While the company completes a confirmatory Phase III trial of Ceplene, Maxim Pharmaceuticals Inc. received a vote of confidence from the FDA this week when the agency gave permission to provide the drug as a combination therapy for the most critically ill malignant melanoma patients.

The FDA allows companies to distribute their drugs before approval in cases in which a disease is serious and life threatening, and the patients have no satisfactory treatment alternatives. The drug to be used also must be in a controlled clinical trial and the company must be actively seeking marketing approval.

"These programs are also referred to often as expanded-access programs and in some cases compassionate-use programs," said Larry Stambaugh, Maxim's CEO, president and chairman, in a conference call Wednesday. "This is a program that initiated with the agency in the late 1980s, and there have been only 11 cancer drugs that have been under the treatment protocol since that time. And 10 of those have been approved subsequently."

On the news, Maxim's stock (NASDAQ:MAXM) rose 27 cents on Wednesday, to close at $8.80.

Ceplene is in a confirmatory Phase III trial being evaluated in combination with interleukin-2. The company will file a new drug application amendment in early 2005 following the trial's results, expected later this year.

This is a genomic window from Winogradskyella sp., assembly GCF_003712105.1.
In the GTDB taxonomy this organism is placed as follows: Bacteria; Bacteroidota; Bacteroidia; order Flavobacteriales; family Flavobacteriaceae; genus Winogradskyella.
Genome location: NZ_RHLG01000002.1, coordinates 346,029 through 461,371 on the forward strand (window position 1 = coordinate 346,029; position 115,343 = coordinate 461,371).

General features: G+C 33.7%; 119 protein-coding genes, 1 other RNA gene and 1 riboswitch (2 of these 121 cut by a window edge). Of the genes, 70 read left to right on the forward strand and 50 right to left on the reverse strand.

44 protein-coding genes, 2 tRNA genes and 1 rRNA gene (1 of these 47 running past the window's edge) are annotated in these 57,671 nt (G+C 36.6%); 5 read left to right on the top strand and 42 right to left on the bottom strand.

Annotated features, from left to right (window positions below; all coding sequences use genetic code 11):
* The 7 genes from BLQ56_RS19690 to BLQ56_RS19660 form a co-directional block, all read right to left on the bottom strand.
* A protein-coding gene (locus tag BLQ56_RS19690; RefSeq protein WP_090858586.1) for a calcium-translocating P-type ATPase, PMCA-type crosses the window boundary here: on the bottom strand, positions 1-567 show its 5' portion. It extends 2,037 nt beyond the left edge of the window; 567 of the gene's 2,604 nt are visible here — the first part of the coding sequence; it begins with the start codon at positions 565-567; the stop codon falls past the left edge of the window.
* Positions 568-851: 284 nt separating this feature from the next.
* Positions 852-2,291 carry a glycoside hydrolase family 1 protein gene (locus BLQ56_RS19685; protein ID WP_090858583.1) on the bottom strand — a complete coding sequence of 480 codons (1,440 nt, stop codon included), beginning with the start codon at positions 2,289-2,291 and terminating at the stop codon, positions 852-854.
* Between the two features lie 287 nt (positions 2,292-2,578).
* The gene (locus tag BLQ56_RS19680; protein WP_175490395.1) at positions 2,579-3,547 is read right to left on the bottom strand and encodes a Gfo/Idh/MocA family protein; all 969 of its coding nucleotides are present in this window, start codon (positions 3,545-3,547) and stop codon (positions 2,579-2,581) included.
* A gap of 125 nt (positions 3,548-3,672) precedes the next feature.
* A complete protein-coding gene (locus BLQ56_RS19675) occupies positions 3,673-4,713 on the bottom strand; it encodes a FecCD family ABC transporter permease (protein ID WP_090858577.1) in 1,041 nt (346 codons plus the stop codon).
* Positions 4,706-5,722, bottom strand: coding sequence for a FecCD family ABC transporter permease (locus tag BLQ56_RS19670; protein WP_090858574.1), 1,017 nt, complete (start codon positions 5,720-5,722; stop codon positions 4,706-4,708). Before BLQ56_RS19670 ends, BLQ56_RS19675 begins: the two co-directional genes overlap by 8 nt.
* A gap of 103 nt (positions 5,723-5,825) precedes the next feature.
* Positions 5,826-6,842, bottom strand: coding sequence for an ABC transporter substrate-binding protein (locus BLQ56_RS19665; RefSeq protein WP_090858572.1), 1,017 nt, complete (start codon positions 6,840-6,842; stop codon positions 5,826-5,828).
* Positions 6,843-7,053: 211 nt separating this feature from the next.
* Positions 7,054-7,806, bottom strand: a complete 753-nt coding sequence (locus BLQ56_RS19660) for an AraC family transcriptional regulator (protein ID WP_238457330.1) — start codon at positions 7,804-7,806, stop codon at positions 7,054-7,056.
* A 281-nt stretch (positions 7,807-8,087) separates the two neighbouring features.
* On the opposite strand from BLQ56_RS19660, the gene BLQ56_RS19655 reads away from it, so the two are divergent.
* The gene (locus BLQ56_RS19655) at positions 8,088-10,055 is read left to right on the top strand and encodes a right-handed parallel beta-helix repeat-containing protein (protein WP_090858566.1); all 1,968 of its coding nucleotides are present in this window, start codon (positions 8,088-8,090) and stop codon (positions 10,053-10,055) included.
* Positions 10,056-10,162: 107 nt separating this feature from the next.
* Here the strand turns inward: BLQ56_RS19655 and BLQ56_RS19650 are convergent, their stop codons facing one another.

Maxim initially filed the NDA in 2000 based on its first Phase III study in advanced malignant melanoma. The FDA determined in January 2001 that the company needed to do the second Phase III trial, which Maxim began in 2002.

Maxim completed enrollment in September of its confirmatory Phase III trial of Ceplene in combination with IL-2 to treat advanced malignant melanoma patients with liver metastases. The 230-patient trial is comparing patient survival of the combination treatment vs. IL-2 alone.

The FDA allowed Maxim to provide the expanded access based on clinical findings indicating that the Ceplene combination therapy might provide a survival benefit to critically ill patients who face limited treatment options.

"Of course the goal for any cancer research company, including Maxim, is to break through the long-term survival and we are very determined about that goal," Stambaugh said.

The agency also approved reimbursement for study medication, allowing the company to recover some of the $1.5 million in costs of providing qualified patients access to the therapy over this fiscal year.

The treatment will be available to eligible patients in the U.S. initially in 10 geographic locations. There will be no control group as part of the expanded-access protocol - all patients will receive treatment. The protocol will be expanded beyond the 10 sites to additional qualified treatment centers in subsequent months. And the National Organization of Rare Diseases is working with Maxim to provide treatment for indigent patients.

About 200,000 people in the U.S. and 150,000 in Europe have advanced malignant melanoma - the most deadly form of skin cancer. The cases of the disease have more than doubled since 1980. Currently, there are two approved therapies for the disease - DTIC chemotherapy, and immunotherapy with bolus high-dose IL-2, which is highly toxic.

Ceplene (histamine dihydrochloride) has orphan drug status in the U.S. It has been tested in seven clinical trials for malignant melanoma and in more than 1,000 patients. Ceplene is based on the naturally occurring molecule histamine, and has been shown to reduce oxidative stress. Treatment with Ceplene may prevent the production and release of oxygen free radicals, protecting NK cells and T cells, as well as other critical cells and tissues.

The company filed a marketing authorization application in Europe last November.